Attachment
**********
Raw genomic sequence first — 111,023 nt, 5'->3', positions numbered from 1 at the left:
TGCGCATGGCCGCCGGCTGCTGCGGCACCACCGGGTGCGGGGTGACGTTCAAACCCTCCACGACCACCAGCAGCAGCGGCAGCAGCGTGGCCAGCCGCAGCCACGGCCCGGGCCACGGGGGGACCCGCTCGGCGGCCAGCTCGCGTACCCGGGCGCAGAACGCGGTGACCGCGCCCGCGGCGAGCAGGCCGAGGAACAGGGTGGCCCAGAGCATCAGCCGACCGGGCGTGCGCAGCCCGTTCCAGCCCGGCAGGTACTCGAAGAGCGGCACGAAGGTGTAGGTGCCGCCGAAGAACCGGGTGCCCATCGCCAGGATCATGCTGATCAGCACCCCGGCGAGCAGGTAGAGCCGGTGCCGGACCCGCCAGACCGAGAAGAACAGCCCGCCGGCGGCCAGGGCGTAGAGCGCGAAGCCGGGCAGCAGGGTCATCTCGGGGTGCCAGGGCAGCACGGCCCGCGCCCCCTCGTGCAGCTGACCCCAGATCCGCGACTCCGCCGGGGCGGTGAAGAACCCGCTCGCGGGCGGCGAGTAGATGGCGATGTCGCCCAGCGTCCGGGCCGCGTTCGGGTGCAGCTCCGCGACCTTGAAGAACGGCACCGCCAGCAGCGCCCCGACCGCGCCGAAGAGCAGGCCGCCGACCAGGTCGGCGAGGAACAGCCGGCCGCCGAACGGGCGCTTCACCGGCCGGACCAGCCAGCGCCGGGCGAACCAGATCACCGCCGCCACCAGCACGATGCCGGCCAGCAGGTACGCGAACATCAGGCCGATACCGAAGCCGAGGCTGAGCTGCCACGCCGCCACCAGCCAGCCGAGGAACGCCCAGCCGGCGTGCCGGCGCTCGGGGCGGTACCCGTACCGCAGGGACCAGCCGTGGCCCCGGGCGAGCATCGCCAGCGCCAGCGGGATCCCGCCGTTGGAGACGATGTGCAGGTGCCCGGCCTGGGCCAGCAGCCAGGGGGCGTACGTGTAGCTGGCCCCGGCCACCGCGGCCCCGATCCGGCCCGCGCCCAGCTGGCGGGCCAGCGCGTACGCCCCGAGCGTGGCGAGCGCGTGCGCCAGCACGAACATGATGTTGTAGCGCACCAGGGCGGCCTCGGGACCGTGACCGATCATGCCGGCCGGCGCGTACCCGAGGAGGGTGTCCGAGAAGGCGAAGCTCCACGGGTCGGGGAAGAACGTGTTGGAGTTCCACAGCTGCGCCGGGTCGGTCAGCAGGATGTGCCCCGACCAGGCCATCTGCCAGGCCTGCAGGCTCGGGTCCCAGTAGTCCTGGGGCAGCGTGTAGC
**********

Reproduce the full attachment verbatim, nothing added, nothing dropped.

Raw genomic sequence first — 111,023 nt, 5'->3', positions numbered from 1 at the left:
TGCGCATGGCCGCCGGCTGCTGCGGCACCACCGGGTGCGGGGTGACGTTCAAACCCTCCACGACCACCAGCAGCAGCGGCAGCAGCGTGGCCAGCCGCAGCCACGGCCCGGGCCACGGGGGGACCCGCTCGGCGGCCAGCTCGCGTACCCGGGCGCAGAACGCGGTGACCGCGCCCGCGGCGAGCAGGCCGAGGAACAGGGTGGCCCAGAGCATCAGCCGACCGGGCGTGCGCAGCCCGTTCCAGCCCGGCAGGTACTCGAAGAGCGGCACGAAGGTGTAGGTGCCGCCGAAGAACCGGGTGCCCATCGCCAGGATCATGCTGATCAGCACCCCGGCGAGCAGGTAGAGCCGGTGCCGGACCCGCCAGACCGAGAAGAACAGCCCGCCGGCGGCCAGGGCGTAGAGCGCGAAGCCGGGCAGCAGGGTCATCTCGGGGTGCCAGGGCAGCACGGCCCGCGCCCCCTCGTGCAGCTGACCCCAGATCCGCGACTCCGCCGGGGCGGTGAAGAACCCGCTCGCGGGCGGCGAGTAGATGGCGATGTCGCCCAGCGTCCGGGCCGCGTTCGGGTGCAGCTCCGCGACCTTGAAGAACGGCACCGCCAGCAGCGCCCCGACCGCGCCGAAGAGCAGGCCGCCGACCAGGTCGGCGAGGAACAGCCGGCCGCCGAACGGGCGCTTCACCGGCCGGACCAGCCAGCGCCGGGCGAACCAGATCACCGCCGCCACCAGCACGATGCCGGCCAGCAGGTACGCGAACATCAGGCCGATACCGAAGCCGAGGCTGAGCTGCCACGCCGCCACCAGCCAGCCGAGGAACGCCCAGCCGGCGTGCCGGCGCTCGGGGCGGTACCCGTACCGCAGGGACCAGCCGTGGCCCCGGGCGAGCATCGCCAGCGCCAGCGGGATCCCGCCGTTGGAGACGATGTGCAGGTGCCCGGCCTGGGCCAGCAGCCAGGGGGCGTACGTGTAGCTGGCCCCGGCCACCGCGGCCCCGATCCGGCCCGCGCCCAGCTGGCGGGCCAGCGCGTACGCCCCGAGCGTGGCGAGCGCGTGCGCCAGCACGAACATGATGTTGTAGCGCACCAGGGCGGCCTCGGGACCGTGACCGATCATGCCGGCCGGCGCGTACCCGAGGAGGGTGTCCGAGAAGGCGAAGCTCCACGGGTCGGGGAAGAACGTGTTGGAGTTCCACAGCTGCGCCGGGTCGGTCAGCAGGATGTGCCCCGACCAGGCCATCTGCCAGGCCTGCAGGCTCGGGTCCCAGTAGTCCTGGGGCAGCGTGTAGC